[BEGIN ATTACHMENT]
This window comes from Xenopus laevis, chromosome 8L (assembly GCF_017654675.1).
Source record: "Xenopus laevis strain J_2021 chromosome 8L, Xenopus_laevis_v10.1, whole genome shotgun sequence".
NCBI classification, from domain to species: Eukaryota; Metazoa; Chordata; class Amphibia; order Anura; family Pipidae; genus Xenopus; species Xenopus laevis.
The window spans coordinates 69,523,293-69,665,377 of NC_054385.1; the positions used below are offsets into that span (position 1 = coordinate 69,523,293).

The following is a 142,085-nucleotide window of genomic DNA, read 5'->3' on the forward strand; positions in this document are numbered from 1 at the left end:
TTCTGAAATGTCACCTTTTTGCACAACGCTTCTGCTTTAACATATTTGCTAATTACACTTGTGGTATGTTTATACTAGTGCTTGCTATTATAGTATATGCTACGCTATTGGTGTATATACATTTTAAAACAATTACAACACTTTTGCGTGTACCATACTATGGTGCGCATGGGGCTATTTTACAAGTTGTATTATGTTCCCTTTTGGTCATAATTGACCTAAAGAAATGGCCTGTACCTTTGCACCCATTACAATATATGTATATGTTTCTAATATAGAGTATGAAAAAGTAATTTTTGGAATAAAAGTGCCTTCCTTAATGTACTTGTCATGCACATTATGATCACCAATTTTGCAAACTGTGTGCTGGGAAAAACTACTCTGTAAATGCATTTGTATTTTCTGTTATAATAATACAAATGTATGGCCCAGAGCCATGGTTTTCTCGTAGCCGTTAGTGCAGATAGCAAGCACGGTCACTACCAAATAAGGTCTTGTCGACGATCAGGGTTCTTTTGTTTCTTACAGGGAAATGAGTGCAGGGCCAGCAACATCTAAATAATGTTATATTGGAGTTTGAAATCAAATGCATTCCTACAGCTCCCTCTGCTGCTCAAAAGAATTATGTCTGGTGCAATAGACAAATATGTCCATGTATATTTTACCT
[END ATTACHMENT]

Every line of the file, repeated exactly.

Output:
This window comes from Xenopus laevis, chromosome 8L (assembly GCF_017654675.1).
Source record: "Xenopus laevis strain J_2021 chromosome 8L, Xenopus_laevis_v10.1, whole genome shotgun sequence".
NCBI classification, from domain to species: Eukaryota; Metazoa; Chordata; class Amphibia; order Anura; family Pipidae; genus Xenopus; species Xenopus laevis.
The window spans coordinates 69,523,293-69,665,377 of NC_054385.1; the positions used below are offsets into that span (position 1 = coordinate 69,523,293).

The following is a 142,085-nucleotide window of genomic DNA, read 5'->3' on the forward strand; positions in this document are numbered from 1 at the left end:
TTCTGAAATGTCACCTTTTTGCACAACGCTTCTGCTTTAACATATTTGCTAATTACACTTGTGGTATGTTTATACTAGTGCTTGCTATTATAGTATATGCTACGCTATTGGTGTATATACATTTTAAAACAATTACAACACTTTTGCGTGTACCATACTATGGTGCGCATGGGGCTATTTTACAAGTTGTATTATGTTCCCTTTTGGTCATAATTGACCTAAAGAAATGGCCTGTACCTTTGCACCCATTACAATATATGTATATGTTTCTAATATAGAGTATGAAAAAGTAATTTTTGGAATAAAAGTGCCTTCCTTAATGTACTTGTCATGCACATTATGATCACCAATTTTGCAAACTGTGTGCTGGGAAAAACTACTCTGTAAATGCATTTGTATTTTCTGTTATAATAATACAAATGTATGGCCCAGAGCCATGGTTTTCTCGTAGCCGTTAGTGCAGATAGCAAGCACGGTCACTACCAAATAAGGTCTTGTCGACGATCAGGGTTCTTTTGTTTCTTACAGGGAAATGAGTGCAGGGCCAGCAACATCTAAATAATGTTATATTGGAGTTTGAAATCAAATGCATTCCTACAGCTCCCTCTGCTGCTCAAAAGAATTATGTCTGGTGCAATAGACAAATATGTCCATGTATATTTTACCT